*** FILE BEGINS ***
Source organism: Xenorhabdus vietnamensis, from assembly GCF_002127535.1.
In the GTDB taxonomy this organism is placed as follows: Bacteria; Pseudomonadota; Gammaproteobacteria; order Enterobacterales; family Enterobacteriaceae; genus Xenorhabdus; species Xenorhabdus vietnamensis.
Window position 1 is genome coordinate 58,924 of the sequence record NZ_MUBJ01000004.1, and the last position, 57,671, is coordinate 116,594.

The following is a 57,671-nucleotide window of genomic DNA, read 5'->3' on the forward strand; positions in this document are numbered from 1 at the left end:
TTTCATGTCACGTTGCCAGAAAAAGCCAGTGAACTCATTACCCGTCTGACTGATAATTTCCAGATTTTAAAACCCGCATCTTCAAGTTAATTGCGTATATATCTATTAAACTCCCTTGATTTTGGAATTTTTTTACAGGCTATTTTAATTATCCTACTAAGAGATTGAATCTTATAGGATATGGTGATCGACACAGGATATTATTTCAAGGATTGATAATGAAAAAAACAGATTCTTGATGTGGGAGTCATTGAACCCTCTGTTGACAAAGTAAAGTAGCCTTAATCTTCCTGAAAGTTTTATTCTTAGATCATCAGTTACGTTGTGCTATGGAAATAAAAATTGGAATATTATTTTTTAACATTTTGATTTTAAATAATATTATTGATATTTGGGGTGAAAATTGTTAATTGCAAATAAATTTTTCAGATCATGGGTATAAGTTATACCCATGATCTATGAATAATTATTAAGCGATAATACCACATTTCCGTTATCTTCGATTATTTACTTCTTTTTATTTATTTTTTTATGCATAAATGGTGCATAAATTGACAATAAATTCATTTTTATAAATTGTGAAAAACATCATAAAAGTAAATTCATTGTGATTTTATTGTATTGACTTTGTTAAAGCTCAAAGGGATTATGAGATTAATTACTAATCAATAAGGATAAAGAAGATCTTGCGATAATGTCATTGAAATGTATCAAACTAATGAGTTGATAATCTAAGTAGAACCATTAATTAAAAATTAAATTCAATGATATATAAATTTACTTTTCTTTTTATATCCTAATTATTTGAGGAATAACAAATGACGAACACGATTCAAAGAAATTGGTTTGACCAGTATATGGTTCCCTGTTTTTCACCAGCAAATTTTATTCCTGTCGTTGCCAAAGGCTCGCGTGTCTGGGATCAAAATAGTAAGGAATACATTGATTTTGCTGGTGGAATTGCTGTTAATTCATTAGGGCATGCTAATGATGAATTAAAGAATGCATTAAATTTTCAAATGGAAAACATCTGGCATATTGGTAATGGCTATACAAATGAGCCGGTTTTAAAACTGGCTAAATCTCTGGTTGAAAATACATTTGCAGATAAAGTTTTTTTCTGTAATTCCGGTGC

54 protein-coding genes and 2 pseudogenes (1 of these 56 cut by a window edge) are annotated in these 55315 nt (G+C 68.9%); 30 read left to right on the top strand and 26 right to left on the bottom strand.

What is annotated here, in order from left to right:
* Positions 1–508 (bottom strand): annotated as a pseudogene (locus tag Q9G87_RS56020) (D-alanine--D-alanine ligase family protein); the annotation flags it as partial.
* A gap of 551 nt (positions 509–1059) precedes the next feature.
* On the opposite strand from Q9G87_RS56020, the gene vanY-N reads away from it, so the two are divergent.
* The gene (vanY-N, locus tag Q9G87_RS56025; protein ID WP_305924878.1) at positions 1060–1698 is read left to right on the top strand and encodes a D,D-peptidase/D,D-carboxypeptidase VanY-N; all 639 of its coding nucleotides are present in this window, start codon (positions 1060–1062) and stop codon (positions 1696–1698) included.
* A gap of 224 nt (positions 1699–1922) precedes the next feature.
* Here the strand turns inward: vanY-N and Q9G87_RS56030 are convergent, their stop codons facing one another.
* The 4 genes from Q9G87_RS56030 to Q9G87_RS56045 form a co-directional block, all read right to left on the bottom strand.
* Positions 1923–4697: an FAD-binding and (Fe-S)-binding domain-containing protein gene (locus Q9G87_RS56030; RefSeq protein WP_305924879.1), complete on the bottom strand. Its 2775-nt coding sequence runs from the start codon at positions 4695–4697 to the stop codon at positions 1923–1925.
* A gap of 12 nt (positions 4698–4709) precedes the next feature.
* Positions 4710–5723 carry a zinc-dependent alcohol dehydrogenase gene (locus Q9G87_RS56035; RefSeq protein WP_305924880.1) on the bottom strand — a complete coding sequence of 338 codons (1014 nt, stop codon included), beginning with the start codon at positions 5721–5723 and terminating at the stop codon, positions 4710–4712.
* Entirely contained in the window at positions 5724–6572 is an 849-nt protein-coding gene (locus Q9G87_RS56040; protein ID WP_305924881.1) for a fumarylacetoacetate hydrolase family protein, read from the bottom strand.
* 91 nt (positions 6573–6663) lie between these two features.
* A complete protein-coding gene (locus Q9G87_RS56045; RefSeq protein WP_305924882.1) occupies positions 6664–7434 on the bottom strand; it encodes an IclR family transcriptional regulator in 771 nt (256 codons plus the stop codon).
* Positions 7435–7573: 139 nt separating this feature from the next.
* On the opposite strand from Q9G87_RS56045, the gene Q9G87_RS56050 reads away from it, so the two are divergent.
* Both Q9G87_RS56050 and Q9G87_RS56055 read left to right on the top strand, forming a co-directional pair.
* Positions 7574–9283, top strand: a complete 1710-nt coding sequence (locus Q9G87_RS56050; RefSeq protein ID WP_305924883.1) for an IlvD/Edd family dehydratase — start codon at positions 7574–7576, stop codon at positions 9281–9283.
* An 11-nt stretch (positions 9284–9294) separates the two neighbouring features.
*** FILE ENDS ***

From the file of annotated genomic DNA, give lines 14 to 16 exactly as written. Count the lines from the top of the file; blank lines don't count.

* The 4 genes from Q9G87_RS56030 to Q9G87_RS56045 form a co-directional block, all read right to left on the bottom strand.
* Positions 1923–4697: an FAD-binding and (Fe-S)-binding domain-containing protein gene (locus Q9G87_RS56030; RefSeq protein WP_305924879.1), complete on the bottom strand. Its 2775-nt coding sequence runs from the start codon at positions 4695–4697 to the stop codon at positions 1923–1925.
* A gap of 12 nt (positions 4698–4709) precedes the next feature.